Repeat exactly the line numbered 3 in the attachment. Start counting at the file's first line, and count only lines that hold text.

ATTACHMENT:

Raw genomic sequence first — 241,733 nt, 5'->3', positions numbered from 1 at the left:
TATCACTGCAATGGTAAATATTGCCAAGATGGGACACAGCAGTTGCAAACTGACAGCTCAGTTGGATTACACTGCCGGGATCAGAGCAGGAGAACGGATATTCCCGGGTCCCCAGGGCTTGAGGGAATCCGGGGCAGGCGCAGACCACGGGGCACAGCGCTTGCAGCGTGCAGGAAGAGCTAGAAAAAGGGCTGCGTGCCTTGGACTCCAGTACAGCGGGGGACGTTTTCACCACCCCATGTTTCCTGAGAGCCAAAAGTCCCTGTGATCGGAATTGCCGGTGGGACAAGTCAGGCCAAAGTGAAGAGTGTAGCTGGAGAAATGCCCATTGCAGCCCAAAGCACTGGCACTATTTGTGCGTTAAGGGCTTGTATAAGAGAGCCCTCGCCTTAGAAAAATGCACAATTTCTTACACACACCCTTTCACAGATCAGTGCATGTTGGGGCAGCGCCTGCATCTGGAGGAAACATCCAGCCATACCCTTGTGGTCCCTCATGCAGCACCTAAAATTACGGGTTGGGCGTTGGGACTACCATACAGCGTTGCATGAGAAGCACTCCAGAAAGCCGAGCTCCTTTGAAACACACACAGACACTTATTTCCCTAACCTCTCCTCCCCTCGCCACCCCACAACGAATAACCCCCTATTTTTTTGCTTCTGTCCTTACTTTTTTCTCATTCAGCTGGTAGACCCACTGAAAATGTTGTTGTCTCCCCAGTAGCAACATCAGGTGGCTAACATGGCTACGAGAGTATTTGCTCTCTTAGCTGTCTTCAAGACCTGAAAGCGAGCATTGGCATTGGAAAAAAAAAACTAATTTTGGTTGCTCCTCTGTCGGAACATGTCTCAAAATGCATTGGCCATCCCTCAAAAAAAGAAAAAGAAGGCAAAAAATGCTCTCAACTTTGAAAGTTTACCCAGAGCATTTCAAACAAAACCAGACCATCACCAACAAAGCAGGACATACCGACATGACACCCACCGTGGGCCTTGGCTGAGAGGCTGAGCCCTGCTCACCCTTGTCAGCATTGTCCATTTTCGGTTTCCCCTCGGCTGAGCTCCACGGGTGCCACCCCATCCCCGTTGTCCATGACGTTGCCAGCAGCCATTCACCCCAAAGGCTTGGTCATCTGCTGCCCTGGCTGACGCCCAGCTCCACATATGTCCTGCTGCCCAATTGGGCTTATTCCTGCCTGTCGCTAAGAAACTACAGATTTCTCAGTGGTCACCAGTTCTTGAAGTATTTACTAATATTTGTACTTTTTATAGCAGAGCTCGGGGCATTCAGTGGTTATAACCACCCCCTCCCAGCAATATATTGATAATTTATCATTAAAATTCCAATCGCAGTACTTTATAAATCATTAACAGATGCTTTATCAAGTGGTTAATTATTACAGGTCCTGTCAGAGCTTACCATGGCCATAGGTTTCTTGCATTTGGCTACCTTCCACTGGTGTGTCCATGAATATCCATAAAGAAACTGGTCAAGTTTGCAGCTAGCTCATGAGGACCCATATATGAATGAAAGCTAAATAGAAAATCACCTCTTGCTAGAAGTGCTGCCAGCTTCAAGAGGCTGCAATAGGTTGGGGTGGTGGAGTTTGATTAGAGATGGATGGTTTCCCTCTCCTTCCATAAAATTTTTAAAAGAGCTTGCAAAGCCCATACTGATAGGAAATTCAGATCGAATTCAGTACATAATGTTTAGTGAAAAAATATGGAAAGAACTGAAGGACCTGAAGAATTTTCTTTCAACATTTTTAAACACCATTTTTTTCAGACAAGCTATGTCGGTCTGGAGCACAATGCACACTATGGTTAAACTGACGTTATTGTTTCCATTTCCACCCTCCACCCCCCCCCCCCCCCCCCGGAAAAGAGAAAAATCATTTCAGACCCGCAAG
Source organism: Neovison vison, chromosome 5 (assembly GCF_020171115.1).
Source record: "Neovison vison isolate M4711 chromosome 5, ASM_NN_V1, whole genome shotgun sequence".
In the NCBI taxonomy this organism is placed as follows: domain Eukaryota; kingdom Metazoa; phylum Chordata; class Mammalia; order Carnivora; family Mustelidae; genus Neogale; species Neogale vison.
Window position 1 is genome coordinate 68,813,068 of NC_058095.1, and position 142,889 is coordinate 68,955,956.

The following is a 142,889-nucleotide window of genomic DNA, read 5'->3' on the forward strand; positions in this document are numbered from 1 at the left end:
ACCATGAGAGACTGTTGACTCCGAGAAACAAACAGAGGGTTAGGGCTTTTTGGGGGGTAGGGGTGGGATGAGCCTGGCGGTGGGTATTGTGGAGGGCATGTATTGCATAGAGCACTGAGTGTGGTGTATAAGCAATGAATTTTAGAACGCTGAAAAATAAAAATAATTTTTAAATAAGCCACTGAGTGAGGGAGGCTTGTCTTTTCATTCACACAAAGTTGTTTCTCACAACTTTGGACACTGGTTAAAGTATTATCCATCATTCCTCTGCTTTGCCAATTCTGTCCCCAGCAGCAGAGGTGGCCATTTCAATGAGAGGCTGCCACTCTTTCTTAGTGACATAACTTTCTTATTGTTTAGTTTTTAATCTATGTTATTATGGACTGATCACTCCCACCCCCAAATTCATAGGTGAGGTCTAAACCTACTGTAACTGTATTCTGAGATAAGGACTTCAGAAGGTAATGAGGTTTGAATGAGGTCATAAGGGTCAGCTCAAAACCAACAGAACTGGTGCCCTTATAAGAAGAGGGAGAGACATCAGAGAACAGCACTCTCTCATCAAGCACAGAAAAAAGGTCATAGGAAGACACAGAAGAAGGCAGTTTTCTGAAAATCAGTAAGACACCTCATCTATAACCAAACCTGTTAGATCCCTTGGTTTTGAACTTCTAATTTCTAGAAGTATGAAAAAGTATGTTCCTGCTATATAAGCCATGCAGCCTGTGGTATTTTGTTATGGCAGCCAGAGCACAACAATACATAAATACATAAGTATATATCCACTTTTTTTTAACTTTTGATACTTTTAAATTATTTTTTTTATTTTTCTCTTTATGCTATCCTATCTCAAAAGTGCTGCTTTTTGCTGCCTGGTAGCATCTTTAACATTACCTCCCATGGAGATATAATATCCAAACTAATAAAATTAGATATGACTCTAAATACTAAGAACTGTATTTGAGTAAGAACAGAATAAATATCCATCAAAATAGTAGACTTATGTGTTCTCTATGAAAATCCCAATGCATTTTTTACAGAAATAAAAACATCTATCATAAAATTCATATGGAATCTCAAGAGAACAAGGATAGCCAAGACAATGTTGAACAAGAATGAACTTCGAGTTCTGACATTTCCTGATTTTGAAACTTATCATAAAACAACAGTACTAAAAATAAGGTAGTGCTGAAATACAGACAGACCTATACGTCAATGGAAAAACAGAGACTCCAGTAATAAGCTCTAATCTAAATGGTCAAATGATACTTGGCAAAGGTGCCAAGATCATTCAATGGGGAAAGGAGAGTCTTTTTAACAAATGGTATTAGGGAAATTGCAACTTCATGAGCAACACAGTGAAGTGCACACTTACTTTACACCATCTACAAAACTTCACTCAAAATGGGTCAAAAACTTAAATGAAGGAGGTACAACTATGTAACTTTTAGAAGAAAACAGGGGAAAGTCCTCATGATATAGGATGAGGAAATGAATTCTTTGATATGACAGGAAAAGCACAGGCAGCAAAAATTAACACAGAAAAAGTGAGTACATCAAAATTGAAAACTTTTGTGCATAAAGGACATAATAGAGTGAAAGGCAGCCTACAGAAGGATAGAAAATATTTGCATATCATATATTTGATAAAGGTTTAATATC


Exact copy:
Source organism: Neovison vison, chromosome 5 (assembly GCF_020171115.1).